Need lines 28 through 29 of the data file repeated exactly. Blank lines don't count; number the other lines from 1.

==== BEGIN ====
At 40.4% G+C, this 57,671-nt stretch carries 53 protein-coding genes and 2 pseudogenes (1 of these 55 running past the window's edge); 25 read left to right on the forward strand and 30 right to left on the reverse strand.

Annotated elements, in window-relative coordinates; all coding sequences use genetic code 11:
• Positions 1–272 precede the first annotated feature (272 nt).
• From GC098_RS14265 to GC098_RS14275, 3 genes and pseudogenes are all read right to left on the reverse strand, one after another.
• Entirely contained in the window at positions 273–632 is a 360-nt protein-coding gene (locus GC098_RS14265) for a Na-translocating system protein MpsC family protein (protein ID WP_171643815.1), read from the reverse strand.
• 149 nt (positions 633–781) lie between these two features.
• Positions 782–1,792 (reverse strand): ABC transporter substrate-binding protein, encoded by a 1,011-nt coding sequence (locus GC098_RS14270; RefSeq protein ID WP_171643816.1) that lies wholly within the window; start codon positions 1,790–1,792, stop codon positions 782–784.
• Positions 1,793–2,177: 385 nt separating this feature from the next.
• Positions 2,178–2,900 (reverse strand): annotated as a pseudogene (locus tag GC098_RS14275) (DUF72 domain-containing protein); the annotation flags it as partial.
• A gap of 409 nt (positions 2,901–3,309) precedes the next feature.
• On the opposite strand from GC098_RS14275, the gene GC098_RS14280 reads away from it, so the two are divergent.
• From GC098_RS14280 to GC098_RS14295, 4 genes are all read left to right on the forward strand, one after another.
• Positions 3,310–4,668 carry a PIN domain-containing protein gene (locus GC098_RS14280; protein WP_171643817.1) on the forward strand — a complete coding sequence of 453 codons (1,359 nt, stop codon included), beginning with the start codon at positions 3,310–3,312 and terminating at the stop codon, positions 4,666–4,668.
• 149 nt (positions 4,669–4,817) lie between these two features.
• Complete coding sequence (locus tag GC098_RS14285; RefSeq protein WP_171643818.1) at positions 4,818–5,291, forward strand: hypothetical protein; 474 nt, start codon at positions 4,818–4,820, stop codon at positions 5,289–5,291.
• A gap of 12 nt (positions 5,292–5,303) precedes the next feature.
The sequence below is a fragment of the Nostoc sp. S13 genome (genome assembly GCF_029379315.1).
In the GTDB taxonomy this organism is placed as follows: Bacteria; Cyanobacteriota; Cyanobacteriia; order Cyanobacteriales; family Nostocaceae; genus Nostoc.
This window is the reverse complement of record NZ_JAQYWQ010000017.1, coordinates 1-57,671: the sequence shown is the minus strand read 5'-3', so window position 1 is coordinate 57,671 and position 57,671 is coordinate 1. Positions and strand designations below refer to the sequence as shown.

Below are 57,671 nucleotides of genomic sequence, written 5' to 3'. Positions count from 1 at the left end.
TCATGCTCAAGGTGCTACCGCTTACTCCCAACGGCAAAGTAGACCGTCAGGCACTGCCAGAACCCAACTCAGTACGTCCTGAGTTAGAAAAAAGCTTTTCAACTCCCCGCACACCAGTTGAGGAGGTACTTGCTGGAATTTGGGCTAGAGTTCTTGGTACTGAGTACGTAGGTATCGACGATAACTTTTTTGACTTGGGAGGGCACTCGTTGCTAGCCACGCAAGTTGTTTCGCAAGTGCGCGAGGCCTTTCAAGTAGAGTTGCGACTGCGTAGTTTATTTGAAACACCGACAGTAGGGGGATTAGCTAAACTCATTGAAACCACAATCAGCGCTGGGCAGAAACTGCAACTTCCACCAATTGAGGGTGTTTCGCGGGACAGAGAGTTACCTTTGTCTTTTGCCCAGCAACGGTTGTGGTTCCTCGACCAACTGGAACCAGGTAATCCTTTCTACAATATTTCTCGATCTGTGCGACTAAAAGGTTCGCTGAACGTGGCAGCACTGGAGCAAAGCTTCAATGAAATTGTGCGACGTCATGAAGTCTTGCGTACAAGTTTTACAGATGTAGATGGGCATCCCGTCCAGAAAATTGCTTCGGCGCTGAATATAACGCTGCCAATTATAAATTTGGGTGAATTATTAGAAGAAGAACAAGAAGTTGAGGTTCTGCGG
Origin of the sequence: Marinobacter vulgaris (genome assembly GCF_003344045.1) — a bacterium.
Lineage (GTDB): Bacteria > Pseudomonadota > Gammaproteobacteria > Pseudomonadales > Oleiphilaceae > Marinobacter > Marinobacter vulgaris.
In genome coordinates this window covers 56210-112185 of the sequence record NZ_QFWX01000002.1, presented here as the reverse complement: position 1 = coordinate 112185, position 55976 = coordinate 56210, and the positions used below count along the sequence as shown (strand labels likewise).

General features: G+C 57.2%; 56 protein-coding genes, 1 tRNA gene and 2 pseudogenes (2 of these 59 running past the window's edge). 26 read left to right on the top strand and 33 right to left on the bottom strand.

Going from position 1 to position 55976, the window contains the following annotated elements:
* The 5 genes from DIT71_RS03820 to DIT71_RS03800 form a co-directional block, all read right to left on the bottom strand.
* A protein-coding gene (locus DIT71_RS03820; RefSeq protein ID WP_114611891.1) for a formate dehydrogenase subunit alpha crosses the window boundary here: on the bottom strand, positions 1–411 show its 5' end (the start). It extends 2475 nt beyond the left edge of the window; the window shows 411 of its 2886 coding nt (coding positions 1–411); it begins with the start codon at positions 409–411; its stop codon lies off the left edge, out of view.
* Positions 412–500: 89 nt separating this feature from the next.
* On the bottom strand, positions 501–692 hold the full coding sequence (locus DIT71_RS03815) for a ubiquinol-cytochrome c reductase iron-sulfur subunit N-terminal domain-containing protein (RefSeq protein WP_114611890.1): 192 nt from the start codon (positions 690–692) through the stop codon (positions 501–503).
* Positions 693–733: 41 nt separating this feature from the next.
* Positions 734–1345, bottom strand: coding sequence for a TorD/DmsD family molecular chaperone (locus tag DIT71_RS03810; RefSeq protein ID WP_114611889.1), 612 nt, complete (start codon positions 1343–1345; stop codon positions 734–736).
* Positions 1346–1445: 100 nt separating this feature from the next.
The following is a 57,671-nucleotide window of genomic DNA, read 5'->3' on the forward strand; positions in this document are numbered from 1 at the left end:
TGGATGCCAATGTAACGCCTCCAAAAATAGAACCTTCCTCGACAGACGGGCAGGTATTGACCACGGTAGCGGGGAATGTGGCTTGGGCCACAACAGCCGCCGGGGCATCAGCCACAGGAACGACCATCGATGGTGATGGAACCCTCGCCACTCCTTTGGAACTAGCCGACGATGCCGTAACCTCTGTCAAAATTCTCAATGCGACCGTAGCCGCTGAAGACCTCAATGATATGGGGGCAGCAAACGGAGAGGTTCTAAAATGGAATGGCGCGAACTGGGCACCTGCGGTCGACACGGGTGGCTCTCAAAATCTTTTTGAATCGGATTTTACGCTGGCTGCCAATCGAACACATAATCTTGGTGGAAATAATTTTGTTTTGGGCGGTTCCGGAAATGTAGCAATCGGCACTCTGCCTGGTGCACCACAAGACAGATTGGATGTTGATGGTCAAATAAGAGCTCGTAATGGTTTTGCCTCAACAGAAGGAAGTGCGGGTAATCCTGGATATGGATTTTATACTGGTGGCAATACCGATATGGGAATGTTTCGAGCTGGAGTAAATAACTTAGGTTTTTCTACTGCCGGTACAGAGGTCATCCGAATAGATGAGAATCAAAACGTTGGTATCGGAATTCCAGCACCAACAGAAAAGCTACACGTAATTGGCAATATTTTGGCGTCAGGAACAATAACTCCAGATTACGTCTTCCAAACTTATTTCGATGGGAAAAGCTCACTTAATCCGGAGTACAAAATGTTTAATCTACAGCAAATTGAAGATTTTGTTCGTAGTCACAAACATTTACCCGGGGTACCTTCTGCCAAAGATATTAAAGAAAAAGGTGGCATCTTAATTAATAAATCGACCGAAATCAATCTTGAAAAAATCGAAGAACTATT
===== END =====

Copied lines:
* A protein-coding gene (locus DIT71_RS03820; RefSeq protein ID WP_114611891.1) for a formate dehydrogenase subunit alpha crosses the window boundary here: on the bottom strand, positions 1–411 show its 5' end (the start). It extends 2475 nt beyond the left edge of the window; the window shows 411 of its 2886 coding nt (coding positions 1–411); it begins with the start codon at positions 409–411; its stop codon lies off the left edge, out of view.
* Positions 412–500: 89 nt separating this feature from the next.